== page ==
7 Technical Note: Total Organic Carbon at the Delta Pumping Plant The Indicator Goal: This indicator responds to the Drinking Water Quality Program’s (DWQP) ROD goal of 3 mg/L at the south and central Delta pumps. The Data Data Collection: There is a long record of wa ter quality analyses, good data density (frequency), and a long list of drinking water constituents of concern analyzed at the major Delta inflow and export locations. The data set at the Banks Pump ing Plant is probably the most complete. The data set shown is from discrete grab samples but there is also data from a continuous on-line organic carbon analyzer at this location. single pollutant but an aggregate measure of a Data Quality / Limitations: Organic carbon is not a ended in water. For drinking water purposes it complex mixture of compounds dissolved or susp is used as a measure of the amount of disinfection byproducts that may be produced when the water is treated and as a basis for treatment plan t operational decisions. It is also a trigger for Drinking Water Act. There are a number of additional regulatory requirements under the Safe different methods for measuring both the amount and characteristics of organic carbon in water the most common being total organic carbon (TOC), dissolved organic carbon (DOC), ultraviolet absorbance (UVA), and trihalomethane formation potential (THMFP). Since 3 mg/L TOC is an explicit CALFED water quality target and TOC data is widely available, we are using it as one but it is far from perfect for this purpose. our primary indicators of drinking water quality, correlation between TOC and DBP formation There is ample evidence of the overall poor particularly in the complex Delta water environm ent. Other indirect measures of DBP formation potential such as DOC ultraviolet absorban ce UVA have similar shortcomings. Direct disinfection byproduct formation potential analysis is expensive and is sensitive to variables such as temperature, pH, contact time, and chlorine concentration. There is no widely accepted standard method for measuring DBP formation potential. Delta water is not the only source of organic carbon to treatment plants in the system. Organic carbon can also come from local watersheds, stor age reservoirs, and other sources between the Banks pumping plant and the point of treatment. Degree of Development Total organic carbon analyses on grab samples from the Delta Pumping plant have been collected approximately monthly since 1986. There is an ex cellent baseline of data to work from to assess changes in this parameter. Longer-Term Science Needs There is still a great deal of uncertainty about the sources, transport, and transformation processes affecting organic matter in Delta water. Additi onal monitoring to better define the spatial and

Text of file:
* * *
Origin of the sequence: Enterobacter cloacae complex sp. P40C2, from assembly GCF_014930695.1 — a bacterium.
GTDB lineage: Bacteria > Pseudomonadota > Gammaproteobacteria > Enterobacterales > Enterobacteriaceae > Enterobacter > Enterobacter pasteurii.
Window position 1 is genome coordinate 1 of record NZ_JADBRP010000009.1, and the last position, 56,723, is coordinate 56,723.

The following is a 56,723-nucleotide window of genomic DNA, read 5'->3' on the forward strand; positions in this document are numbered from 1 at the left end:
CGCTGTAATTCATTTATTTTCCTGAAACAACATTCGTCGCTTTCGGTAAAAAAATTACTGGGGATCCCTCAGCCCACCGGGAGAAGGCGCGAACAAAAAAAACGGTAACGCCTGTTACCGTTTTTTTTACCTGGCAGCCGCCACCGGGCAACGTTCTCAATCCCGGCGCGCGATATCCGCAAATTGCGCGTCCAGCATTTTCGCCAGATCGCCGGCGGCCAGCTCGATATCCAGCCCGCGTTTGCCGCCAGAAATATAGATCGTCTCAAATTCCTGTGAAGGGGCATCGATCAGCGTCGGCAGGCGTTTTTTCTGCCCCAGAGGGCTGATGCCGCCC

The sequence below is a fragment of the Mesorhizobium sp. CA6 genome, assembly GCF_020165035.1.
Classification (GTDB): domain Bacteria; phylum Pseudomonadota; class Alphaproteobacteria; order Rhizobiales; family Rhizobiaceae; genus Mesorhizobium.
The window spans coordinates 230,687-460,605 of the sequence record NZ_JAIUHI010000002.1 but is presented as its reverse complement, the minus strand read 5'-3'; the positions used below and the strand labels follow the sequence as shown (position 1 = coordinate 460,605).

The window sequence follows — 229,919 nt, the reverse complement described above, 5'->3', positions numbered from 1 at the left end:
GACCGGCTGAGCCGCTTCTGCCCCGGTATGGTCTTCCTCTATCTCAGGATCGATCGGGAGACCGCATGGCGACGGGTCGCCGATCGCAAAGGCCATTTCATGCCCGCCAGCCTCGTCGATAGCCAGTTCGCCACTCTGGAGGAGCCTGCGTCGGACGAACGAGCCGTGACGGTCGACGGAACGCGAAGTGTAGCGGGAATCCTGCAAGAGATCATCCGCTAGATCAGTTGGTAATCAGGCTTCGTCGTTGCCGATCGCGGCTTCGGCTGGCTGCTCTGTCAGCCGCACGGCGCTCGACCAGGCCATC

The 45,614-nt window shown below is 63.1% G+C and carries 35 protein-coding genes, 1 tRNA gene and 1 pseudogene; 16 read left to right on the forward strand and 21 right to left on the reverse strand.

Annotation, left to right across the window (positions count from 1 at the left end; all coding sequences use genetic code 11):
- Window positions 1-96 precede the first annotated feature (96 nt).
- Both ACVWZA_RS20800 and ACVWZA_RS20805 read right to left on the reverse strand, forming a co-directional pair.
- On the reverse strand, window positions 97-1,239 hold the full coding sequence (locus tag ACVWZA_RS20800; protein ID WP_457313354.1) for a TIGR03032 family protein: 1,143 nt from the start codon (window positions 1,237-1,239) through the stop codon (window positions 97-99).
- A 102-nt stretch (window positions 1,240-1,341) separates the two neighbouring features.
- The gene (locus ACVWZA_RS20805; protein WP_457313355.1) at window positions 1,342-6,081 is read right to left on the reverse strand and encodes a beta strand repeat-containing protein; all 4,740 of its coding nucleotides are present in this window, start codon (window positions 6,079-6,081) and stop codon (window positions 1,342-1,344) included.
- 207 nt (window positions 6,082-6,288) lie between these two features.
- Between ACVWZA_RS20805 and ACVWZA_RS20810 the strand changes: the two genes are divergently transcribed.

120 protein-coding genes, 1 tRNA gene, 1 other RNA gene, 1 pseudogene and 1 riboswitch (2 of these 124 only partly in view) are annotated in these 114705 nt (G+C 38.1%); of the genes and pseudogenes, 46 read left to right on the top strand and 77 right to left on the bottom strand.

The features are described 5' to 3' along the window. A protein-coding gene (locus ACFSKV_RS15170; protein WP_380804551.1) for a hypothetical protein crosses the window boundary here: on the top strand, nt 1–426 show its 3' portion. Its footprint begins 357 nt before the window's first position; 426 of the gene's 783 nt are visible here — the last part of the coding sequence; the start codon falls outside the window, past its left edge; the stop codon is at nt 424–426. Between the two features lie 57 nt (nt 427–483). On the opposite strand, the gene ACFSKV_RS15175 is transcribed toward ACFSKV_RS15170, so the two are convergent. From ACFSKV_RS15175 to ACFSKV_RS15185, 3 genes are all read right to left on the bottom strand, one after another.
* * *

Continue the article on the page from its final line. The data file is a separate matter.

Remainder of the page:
8 temporal distribution of aqueous organic matter in the Delta is needed. The role of algae as a source of DBP forming material is poorly unde rstood. The observed increase in concentrations and changes in characteristics of organic matter between Delta inflows and exports has not been adequately explained. There is little inform ation about the sources and processes governing organic matter concentrations in the Sacramento and San Joaquin River watersheds. Development of better analytical tools for characterization of organic matter as a drinking water constituent of concern are needed. Work is needed to impr ove and standardize current methods (THMFP and TOC for example) and to develop/adapt new me thods to characterize organic matter in water. There is little information about the effectiven ess of non-point source Best Management Practices in reducing drinking water constituents of concern.